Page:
(Published in the Hindustan Times, March 11, 2000)
“The very first essential for success is a perpetually constant and regular employment of violence” – Adolf Hitler, Mein Kampf
The history of India over the past century unfolds like a chronicle of civil war. India was partitioned, the segment re-partitioned. “Internal enemies” were identified and massacres unleashed. No solutions were found. Today, communal myths possess nuclear bombs. There are lines of control everywhere – in villages, cities, and in hearts. Barbed wire, iron gates, and security guards abound. Flagpoles of religious places compete with each other for height. Society is awash with fear. Thanks to the guardians of “identity”, outraged sentiment seem to be on the rampage – battling over cricket pitches, books, films, and paintings.
Humanity possesses a natural tendency for remembrance and its transmission. For those interested in ideals of progress, history is a laboratory of social theory. It is also the terrain of Identity, a category that sits uneasily with human equality, and has taken millions of lives. History as the maidservant of a cause undermines its own disciplinary procedures. No history is free of tendency, and historians’ convictions undoubtedly affect their output. However, just as the Euclidean point is essential to geometry, the search for truth has to remain an ideal, even if an unattainable one, for history.
This is a painful commitment because historical materials defy dogma. None of us like our beliefs being challenged. Gandhians do not want to be reminded of the repercussions of the Khilafat movement or the Congress’ attitude to the 1946 naval mutiny. Communists are defensive about the stance of the CPI in 1942 and the Adhikari resolution supporting Partition. Admirers of Savarkar do not advertise the fact that he assisted the British war effort, was not averse to Mahasabha’s participation in the Muslim League ministry of NWFP in 1943, and was a main accused in the Gandhi murder trial. The Pakistan Ideology Act restrains Pakistani historians from questioning the two-nation theory or writing a non-tendentious account of Jinnah’s career. The RSS might not like to be reminded that in May 1947 the Akhil Rajya Hindu Sabha under J&K RSS chief Prem Nath Dogra, passed a resolution on Kashmir stating that “a Hindu state should not join secular India”. Or that Sardar Patel accused RSS men of celebrating Gandhi’s assassination. Trotskyists don’t dwell on Bolshevik military action against the Kronstadt sailors in 1921, Stalinists don’t remember state terror and mock trials in the USSR. Nazi apologists don’t recall the Holocaust and Zionists suffer amnesia about the terror unleashed by the Haganah and Stern gangs in 1948. Japanese historians are defensive about the massacres in Nanking and Shanghai and someday Chinese historians will forget that China waged war on Vietnam in 1979 in tandem with the USA.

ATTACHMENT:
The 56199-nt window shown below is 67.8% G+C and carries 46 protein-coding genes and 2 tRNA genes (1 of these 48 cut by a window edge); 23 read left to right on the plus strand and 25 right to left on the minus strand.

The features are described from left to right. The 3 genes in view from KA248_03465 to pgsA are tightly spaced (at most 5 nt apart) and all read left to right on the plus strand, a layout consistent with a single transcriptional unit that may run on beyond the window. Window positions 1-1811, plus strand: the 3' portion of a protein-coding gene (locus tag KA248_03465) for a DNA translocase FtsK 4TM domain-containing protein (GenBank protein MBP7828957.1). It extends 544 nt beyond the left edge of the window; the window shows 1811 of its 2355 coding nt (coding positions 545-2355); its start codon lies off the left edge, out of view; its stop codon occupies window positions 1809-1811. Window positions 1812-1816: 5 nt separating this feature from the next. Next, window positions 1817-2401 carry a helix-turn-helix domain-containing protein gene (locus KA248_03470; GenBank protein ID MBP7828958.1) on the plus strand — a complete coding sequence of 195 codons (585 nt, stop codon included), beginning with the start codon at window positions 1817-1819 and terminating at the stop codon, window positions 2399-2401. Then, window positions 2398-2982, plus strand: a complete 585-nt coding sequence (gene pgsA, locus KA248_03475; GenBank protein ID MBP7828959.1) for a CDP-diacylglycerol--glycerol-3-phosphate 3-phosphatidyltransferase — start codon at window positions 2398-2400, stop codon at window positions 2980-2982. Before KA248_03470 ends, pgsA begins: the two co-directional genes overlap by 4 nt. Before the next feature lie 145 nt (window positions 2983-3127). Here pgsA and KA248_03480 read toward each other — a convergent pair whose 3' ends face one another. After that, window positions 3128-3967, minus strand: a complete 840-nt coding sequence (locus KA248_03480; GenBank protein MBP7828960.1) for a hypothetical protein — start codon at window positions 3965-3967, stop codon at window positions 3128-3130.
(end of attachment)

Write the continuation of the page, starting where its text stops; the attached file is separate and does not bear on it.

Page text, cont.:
For some ideologues, the past is a saga of victory and defeat. The fear of ambivalence is characteristic of them and in their hands, history is pure polemic. Savarkar’s speech to the Hindu Mahasabha in 1942 described 17th century India as being “a veritable Pakistan”, with “Hindustan being wiped out”, and the 18th century witnessing the march of Hinduism. This anachronism is repeated in a Pakistani textbook of 1982, which teaches that in the 16th century, “`Hindustan’ disappeared and was absorbed in ‘Pakistan’”. The distortions extend to contemporary analysis. Time summed up the history of the 20th century as a victory of “free minds and free markets over fascism and communism” (December 31, 1999). Along with Clinton’s essay, it misrepresents the Allied victory in World War II as an American one, ignoring the role of the Red Army and the fact that the USSR lost over twenty million dead, compared to less than 3 lakh Americans. This is History as the paean of megalomania. I do not believe that all viewpoints are equally biased, or that history provides no lessons. From the welter of partiality, we may glean truths and hope – but only if our profession is motivated by respect for human experience, and not just “Hindu” or “Muslim” experience. The historian has to be an iconoclast or risk becoming a propagandist.